Before GOODRICH, KALODNER and STALEY, Circuit Judges.
This is a proceeding to determine priority between two claimants for a patent. It is brought under section 146 of the Patent Act of 1952, 35 U.S.C.A. § 146 and is what used to be called a "4915 proceeding." The senior applicant won in the patent office and in the district court*fn1 and R.C.A., the junior applicant, brings the case here on appeal.
Two points are involved. The first has to do with jurisdiction; the second, the correctness of the conclusion as to priority reached in the patent office and the district court. We dispose of the jurisdiction matter first.
After having lost before the Board of Patent Interferences on September 28, 1953, R.C.A. commenced the present action on November 18, 1953, well within the sixty days provided in the statute.*fn2 In 1954 it was discovered that R.C.A. had assigned the application to the United States on February 15, 1939. International Standard Electric Corporation (I.S.E.C.), the defendant in the 4915 proceeding, makes the point that the government was, as assignee, an indispensable party. Defendant further argues that since it was not made a party to this suit until November 24, 1954 the action is not brought within the statutory period and must fail for that reason.
We think the district court properly decided that this point is not well taken. The authority the court relied upon was our own decision in Paper Container Mfg. Co. v. Dixie Cup Co., 3 Cir., 1948, 170 F.2d 333, certiorari denied 1949, 336 U.S. 909, 69 S. Ct. 515, 93 L. Ed. 1074. The court in the opinion in that case discusses the timeliness of a suit brought without joining the Reconstruction Finance Corporation to whom the patent in that case had been assigned for security. The conclusion was that since the plaintiff was the real party in interest the action was timely brought.
The same holds true in this case a fortiori.*fn3 It clearly appears that the assignment to the government was for the purpose of maintaining secrecy "as affecting the armament or defense of the United States" and not for any interest which the government acquired in the patent application other than for security purposes. R.C.A. is spoken of as the "owner" in the document in which the assignment was made and we think that was unmistakably the true intent of the parties.
R.C.A. is the junior applicant. I.S.E.C. is the assignee of the interest in a French patent secured by a man named Gloess. His filing date in this country was September 22, 1938 but priority is claimed because of a French filing date of October 2, 1937.*fn4 R.C.A.'s application as assignee of Wolff was filed on September 30, 1938.
R.C.A., as junior applicant, depends upon a claimed reduction to practice to establish priority over I.S.E.C. If the claim can be maintained, R.C.A.'s point is well taken. But neither the Board of Patent Interferences nor the district court thought it could be so maintained.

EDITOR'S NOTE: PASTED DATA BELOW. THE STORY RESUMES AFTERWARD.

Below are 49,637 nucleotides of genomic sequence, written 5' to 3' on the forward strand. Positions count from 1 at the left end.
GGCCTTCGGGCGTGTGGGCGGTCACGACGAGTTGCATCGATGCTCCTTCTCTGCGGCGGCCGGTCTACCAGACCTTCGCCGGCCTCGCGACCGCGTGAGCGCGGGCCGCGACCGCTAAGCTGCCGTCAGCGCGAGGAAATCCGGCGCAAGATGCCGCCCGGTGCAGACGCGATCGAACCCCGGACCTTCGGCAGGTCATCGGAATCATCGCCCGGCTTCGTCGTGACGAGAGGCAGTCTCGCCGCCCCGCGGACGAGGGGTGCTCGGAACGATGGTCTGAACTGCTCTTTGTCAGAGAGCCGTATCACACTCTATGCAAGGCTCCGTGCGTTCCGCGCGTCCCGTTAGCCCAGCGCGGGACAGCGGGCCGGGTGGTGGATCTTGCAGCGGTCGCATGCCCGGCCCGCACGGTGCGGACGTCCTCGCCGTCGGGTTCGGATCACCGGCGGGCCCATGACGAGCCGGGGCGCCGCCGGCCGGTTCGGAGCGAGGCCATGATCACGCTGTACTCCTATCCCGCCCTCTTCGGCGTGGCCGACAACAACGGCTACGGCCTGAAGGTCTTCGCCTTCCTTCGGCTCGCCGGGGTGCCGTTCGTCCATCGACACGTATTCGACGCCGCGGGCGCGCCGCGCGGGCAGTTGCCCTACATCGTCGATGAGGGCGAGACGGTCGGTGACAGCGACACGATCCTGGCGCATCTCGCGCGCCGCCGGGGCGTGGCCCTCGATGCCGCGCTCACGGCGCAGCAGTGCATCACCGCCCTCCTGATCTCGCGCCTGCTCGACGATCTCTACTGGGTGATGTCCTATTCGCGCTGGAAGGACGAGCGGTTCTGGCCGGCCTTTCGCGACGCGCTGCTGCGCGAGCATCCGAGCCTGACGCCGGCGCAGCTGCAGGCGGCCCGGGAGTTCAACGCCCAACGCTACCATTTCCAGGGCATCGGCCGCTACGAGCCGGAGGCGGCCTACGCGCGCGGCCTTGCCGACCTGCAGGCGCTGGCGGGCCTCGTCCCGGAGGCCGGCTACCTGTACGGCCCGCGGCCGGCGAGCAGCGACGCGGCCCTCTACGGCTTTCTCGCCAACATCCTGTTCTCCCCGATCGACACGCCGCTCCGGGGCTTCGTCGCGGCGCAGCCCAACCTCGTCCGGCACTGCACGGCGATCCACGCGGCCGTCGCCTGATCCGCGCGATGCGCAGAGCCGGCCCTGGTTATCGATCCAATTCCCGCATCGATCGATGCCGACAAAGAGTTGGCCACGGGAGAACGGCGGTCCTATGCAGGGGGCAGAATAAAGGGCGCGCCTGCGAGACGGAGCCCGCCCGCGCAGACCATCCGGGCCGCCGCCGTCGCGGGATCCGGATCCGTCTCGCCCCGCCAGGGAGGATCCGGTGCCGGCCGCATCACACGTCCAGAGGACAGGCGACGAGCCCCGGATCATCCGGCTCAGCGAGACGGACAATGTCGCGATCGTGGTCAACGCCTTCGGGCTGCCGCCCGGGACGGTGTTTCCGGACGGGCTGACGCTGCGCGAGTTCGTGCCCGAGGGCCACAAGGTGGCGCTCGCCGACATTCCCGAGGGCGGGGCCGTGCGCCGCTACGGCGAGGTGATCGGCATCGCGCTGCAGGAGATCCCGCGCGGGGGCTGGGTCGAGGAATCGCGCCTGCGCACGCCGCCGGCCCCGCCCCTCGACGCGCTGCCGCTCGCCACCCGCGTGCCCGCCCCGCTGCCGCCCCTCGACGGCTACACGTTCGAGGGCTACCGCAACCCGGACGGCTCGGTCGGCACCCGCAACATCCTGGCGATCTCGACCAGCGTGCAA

On this appeal we quite obviously do not approach the question de novo, even with the help of appellant's very clear presentation both in this Court's and in the district court. The junior applicant had the burden of proof in the patent office of establishing its reduction to practice by a preponderance of the evidence.*fn5 It is not claimed that the burden was any greater than that. But the Board of Patent Interferences, presumably expert in such matters, decided against R.C.A. in a thoughtfully considered opinion. Then when the question moves to the district court, while the case is heard de novo, we have the strict injunction laid down by Morgan v. Daniels, 1894, 153 U.S. 120, 125, 14 S. Ct. 772, 38 L. Ed. 657, that the patent office's finding is not to be disturbed unless there is "thorough conviction" that a mistake has been made. The force of Morgan v. Daniels has been repeatedly recognized by this Court.*fn6 When the case comes to this Court we are not to substitute our view of it for that of the district court unless the latter's conclusion was "clearly erroneous" under rule 52(a), 28 U.S.C.A.*fn7 Of course, we must exercise our own judgment. But our own judgment is not as to the original merits of the case but the reasonableness of the conclusion reached by those who have handled it before it came here.
The case in this Court involves but one count of the three originally in the interference proceeding. The other two have been dropped. The application has to do with a radar system and for an indicator providing both for distance and direction.The count reads as follows:
"A radio vision device including in combination means for radiating radio energy toward a reflecting object, means for receiving said energy after reflection from said object, means for deriving directly from said reflected energy information including the angular position of said object and the distance of said object as a function of the velocity and the transit time of said energy, and an ...